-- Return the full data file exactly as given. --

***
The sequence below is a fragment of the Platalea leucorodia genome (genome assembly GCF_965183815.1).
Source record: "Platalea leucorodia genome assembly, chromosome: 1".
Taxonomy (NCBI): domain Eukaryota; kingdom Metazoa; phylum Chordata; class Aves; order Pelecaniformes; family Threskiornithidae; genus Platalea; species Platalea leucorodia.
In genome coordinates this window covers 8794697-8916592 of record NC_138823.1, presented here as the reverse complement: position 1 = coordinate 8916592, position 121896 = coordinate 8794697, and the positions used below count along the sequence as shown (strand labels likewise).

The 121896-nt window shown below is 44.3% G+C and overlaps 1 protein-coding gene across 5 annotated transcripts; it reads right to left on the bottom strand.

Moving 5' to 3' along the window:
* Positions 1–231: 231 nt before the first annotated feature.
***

The sequence below is a fragment of the Platalea leucorodia genome (genome assembly GCF_965183815.1).
Source record: "Platalea leucorodia genome assembly, chromosome: 1".
Taxonomy (NCBI): domain Eukaryota; kingdom Metazoa; phylum Chordata; class Aves; order Pelecaniformes; family Threskiornithidae; genus Platalea; species Platalea leucorodia.
In genome coordinates this window covers 8794697-8916592 of record NC_138823.1, presented here as the reverse complement: position 1 = coordinate 8916592, position 121896 = coordinate 8794697, and the positions used below count along the sequence as shown (strand labels likewise).

The 121896-nt window shown below is 44.3% G+C and overlaps 1 protein-coding gene across 5 annotated transcripts; it reads right to left on the bottom strand.

Moving 5' to 3' along the window:
* Positions 1–231: 231 nt before the first annotated feature.